Here’s the rule of thumb for when and where to back up data.
The more important the information
The more often you should back up and
The more distant those back up files should be.
I back up my QuickBooks data every 2 days and every time I do a lot of input. I don’t want to re-build or re-do a lot of entries. So the time it takes to do the back up is a savings compared to the frustration and time required to re-do the work.
If YCL does more than 1 hour of input on a website, we back up the site immediately. No need to risk losing that work!
Really important information like a password list, payroll records, client info, photos of grandchildren, etc. should be in 2 or 3 different places. Maybe a copy on a thumb drive in your office. A copy on Dropbox. A copy on iDrive.
If the thumb drive gets corrupted, you can pull from Dropbox or iDrive. If Dropbox crashes, you can pull from the thumb drive or iDrive.
Yes, even files stored on the cloud should have back ups!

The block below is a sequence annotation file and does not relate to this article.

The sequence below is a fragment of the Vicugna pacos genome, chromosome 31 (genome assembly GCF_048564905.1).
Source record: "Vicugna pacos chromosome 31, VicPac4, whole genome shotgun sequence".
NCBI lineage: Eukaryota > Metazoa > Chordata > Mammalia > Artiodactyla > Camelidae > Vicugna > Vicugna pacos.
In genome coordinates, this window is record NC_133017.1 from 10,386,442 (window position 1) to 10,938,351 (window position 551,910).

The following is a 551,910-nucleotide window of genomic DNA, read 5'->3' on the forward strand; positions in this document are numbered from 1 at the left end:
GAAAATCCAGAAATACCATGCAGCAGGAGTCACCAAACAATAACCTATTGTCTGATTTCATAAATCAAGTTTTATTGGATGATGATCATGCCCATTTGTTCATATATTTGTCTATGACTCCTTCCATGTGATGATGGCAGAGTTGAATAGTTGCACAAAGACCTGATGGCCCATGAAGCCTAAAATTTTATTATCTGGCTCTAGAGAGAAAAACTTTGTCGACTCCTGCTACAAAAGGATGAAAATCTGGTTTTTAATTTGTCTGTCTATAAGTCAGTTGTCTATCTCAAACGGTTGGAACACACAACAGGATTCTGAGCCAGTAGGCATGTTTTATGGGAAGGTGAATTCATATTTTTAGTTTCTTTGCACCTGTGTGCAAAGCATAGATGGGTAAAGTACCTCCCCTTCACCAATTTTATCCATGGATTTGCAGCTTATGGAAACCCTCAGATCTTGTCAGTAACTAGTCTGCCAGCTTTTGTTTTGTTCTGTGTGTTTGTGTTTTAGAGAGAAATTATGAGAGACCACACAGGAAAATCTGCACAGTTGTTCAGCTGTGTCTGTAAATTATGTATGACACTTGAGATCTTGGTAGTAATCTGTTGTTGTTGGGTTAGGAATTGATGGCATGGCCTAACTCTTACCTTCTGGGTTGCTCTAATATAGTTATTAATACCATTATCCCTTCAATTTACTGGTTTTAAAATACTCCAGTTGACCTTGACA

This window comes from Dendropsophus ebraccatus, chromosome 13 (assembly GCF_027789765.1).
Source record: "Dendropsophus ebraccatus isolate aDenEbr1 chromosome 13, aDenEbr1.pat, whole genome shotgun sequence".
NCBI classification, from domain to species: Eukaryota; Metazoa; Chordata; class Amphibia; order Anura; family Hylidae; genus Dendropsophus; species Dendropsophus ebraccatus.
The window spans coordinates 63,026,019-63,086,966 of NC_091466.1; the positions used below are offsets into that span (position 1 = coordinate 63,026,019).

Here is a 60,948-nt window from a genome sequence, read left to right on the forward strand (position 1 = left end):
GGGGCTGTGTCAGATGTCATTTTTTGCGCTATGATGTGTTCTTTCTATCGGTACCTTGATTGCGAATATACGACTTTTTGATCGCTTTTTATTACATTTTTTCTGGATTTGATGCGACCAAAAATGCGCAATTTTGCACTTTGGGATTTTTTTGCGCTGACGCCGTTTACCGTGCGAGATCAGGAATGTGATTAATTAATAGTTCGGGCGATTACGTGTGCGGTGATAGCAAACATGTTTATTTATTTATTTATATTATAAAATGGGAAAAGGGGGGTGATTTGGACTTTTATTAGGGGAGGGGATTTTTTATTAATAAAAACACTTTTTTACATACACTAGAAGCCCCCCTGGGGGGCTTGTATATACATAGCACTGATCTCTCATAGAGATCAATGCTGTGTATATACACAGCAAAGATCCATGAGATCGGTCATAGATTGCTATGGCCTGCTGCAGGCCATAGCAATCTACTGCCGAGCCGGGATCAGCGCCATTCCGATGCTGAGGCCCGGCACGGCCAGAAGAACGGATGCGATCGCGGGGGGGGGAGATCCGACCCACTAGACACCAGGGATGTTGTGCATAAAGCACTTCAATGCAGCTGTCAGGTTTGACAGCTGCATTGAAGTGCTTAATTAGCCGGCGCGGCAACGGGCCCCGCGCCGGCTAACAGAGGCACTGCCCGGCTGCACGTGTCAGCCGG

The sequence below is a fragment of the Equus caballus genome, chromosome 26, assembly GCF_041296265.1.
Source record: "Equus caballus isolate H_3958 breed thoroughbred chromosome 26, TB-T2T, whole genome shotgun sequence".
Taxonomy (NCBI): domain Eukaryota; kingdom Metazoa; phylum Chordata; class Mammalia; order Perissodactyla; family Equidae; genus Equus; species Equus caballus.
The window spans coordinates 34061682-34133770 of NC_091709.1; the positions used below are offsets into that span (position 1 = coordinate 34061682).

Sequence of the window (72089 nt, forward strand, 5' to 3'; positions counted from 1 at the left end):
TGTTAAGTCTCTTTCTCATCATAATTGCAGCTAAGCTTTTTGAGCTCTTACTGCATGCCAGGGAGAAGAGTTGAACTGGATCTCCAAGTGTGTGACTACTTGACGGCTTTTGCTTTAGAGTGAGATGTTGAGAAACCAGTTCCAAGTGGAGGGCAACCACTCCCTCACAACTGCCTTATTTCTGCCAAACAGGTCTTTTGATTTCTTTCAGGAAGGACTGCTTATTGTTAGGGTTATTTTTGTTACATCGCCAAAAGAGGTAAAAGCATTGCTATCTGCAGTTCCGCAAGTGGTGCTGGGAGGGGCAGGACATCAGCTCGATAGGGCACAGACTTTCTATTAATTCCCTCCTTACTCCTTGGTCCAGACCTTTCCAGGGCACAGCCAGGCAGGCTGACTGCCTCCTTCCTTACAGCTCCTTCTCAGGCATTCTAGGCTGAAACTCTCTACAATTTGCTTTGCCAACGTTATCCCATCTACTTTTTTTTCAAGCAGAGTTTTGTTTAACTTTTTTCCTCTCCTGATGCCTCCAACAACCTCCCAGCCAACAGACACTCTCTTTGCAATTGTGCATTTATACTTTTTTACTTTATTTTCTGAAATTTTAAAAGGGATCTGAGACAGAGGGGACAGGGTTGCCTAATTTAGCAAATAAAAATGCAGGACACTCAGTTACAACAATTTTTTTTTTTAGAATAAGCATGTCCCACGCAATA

Case in point, I store all of my passwords with LastPass. It’s a great software that I’ve recommended to many of you. A month ago CenturyLink had a nation-wide system disruption that affected the LastPass servers. I couldn’t log in!! The info was still there but I couldn’t get to it. Now I am exporting the passwords once a month and storing them in Dropbox.
I highly recommend that at least one of your back ups be automated. Sync everything with Dropbox. Use iDrive. Buy an external hard drive with back up software. Automating the process will save you time and give you protection even on those super busy days where little tasks get missed.
You can set up Dropbox to automatically sync files from your computer. You can use iDrive or Google Drive to schedule back ups.
Don’t wait for a disaster to happen. Plan and implement your system now for peace of mind.